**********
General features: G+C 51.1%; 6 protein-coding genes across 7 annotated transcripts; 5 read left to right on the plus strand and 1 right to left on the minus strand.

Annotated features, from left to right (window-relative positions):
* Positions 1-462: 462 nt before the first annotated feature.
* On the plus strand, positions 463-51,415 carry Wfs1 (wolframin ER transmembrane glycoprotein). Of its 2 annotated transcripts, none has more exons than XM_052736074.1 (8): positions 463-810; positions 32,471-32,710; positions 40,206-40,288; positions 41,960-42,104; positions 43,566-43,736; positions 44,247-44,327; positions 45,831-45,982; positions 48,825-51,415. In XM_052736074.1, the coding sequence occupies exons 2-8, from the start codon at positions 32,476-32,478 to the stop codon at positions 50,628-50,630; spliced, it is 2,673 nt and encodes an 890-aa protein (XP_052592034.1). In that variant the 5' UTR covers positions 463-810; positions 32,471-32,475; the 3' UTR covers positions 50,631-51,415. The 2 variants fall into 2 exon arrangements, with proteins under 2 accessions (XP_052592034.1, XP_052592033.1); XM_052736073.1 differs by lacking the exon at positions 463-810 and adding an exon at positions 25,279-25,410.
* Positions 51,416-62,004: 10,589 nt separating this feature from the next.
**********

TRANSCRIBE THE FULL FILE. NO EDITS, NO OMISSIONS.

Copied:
General features: G+C 51.1%; 6 protein-coding genes across 7 annotated transcripts; 5 read left to right on the plus strand and 1 right to left on the minus strand.

Annotated features, from left to right (window-relative positions):
* Positions 1-462: 462 nt before the first annotated feature.
* On the plus strand, positions 463-51,415 carry Wfs1 (wolframin ER transmembrane glycoprotein). Of its 2 annotated transcripts, none has more exons than XM_052736074.1 (8): positions 463-810; positions 32,471-32,710; positions 40,206-40,288; positions 41,960-42,104; positions 43,566-43,736; positions 44,247-44,327; positions 45,831-45,982; positions 48,825-51,415. In XM_052736074.1, the coding sequence occupies exons 2-8, from the start codon at positions 32,476-32,478 to the stop codon at positions 50,628-50,630; spliced, it is 2,673 nt and encodes an 890-aa protein (XP_052592034.1). In that variant the 5' UTR covers positions 463-810; positions 32,471-32,475; the 3' UTR covers positions 50,631-51,415. The 2 variants fall into 2 exon arrangements, with proteins under 2 accessions (XP_052592034.1, XP_052592033.1); XM_052736073.1 differs by lacking the exon at positions 463-810 and adding an exon at positions 25,279-25,410.
* Positions 51,416-62,004: 10,589 nt separating this feature from the next.